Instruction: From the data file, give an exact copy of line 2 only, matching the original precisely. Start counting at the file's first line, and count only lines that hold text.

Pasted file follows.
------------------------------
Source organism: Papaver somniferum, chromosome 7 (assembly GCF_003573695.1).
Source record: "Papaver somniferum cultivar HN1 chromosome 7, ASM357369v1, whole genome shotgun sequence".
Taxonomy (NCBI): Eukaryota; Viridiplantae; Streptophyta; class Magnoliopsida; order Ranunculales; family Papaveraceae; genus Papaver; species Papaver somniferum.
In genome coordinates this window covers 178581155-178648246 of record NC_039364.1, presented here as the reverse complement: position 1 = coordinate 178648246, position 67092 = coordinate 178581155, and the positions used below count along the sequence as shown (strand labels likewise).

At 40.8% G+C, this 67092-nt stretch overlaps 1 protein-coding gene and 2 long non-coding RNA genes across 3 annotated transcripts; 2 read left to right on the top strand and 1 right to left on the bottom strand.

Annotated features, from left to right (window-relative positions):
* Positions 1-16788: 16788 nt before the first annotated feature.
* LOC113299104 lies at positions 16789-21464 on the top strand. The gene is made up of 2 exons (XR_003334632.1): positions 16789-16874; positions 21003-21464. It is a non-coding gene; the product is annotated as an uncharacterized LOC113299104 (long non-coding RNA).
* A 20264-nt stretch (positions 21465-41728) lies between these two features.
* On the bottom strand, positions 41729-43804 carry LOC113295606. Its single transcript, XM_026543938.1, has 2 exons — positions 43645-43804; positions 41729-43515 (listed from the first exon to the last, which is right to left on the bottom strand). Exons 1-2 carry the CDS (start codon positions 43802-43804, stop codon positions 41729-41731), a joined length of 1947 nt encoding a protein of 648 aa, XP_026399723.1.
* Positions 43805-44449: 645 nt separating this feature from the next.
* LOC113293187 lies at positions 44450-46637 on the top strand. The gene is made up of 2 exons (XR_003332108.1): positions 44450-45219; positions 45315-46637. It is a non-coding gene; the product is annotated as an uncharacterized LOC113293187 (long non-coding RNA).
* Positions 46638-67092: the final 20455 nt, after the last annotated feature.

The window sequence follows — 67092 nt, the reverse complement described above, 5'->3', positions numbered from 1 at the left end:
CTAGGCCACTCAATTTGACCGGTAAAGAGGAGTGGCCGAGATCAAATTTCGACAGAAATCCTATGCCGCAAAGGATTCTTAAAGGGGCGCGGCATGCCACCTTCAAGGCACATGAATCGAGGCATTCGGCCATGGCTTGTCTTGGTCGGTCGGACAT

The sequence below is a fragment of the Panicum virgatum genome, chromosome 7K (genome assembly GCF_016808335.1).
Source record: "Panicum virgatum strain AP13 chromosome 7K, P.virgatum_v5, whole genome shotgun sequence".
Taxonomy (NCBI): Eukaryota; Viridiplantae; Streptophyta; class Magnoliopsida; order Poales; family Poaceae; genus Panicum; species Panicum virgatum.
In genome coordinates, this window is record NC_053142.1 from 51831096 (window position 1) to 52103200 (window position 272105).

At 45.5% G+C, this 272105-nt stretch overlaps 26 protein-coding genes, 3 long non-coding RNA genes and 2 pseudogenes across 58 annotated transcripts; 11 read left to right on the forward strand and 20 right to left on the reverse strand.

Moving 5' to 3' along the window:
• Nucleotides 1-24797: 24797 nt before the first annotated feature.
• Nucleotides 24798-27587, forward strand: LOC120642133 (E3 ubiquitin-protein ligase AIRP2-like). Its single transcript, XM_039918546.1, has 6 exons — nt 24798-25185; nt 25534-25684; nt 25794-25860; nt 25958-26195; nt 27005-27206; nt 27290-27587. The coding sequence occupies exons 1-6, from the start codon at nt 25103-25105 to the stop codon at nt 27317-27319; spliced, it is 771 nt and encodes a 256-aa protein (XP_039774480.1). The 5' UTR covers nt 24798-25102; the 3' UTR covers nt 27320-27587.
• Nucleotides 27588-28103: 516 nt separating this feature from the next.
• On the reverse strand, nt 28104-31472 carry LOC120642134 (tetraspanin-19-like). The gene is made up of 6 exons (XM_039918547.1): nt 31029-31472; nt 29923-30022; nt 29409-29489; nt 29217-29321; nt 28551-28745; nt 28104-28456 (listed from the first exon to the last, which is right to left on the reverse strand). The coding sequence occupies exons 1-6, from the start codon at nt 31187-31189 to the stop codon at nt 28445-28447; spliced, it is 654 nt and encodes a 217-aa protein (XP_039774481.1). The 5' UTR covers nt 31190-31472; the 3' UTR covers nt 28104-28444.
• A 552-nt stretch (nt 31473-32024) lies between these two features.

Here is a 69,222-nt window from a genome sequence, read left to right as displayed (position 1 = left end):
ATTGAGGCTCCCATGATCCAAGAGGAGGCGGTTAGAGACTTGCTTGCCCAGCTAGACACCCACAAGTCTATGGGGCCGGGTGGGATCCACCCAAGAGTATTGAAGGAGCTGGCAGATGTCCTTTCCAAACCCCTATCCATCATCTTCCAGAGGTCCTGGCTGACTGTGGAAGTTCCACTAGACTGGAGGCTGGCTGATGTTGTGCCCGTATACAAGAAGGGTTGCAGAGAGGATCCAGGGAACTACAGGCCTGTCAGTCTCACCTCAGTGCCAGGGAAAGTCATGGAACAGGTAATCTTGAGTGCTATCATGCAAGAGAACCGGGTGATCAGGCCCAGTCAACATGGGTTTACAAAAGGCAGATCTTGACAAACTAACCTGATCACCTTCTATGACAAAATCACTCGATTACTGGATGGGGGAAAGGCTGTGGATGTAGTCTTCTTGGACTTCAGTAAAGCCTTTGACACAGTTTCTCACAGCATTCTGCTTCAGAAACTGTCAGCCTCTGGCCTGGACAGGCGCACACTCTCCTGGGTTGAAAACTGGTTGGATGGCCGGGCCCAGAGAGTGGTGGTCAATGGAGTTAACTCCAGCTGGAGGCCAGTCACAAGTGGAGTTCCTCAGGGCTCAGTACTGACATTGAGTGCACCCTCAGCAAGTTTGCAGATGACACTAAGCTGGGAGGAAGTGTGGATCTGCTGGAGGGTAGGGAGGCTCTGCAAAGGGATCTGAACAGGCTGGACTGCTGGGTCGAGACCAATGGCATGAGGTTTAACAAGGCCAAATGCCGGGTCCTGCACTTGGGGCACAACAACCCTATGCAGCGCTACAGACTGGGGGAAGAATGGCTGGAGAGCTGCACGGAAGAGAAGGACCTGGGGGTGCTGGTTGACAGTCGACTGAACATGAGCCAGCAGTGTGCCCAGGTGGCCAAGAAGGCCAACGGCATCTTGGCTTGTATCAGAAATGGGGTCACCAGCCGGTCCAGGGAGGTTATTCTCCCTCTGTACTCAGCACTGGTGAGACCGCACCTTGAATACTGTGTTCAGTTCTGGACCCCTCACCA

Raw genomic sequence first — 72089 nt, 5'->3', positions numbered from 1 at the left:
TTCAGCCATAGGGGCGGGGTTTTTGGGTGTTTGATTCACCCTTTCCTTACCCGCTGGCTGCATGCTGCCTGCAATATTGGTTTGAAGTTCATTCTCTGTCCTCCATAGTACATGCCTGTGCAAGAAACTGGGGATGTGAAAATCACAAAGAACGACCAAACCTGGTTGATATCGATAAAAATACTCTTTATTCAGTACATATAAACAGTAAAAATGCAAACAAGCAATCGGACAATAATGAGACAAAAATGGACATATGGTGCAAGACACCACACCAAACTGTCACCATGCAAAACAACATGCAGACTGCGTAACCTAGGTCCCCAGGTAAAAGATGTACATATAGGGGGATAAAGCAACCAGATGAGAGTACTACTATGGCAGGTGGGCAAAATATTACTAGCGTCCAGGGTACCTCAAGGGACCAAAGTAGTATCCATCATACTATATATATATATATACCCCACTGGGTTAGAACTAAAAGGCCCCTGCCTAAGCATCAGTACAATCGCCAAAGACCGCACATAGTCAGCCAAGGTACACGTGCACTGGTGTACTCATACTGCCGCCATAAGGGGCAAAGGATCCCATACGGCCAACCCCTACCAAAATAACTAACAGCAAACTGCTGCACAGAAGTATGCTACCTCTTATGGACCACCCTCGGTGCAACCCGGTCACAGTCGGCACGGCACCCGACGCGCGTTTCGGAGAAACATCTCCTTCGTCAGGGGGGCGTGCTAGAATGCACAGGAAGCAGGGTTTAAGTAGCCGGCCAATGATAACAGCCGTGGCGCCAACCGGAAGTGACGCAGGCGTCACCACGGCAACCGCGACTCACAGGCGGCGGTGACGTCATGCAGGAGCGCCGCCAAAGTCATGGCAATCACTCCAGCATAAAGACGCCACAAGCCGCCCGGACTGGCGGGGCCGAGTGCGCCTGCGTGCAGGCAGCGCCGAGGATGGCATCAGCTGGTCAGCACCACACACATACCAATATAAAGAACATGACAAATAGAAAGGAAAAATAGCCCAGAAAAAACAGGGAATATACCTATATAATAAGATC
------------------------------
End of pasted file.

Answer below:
Source record: "Papaver somniferum cultivar HN1 chromosome 7, ASM357369v1, whole genome shotgun sequence".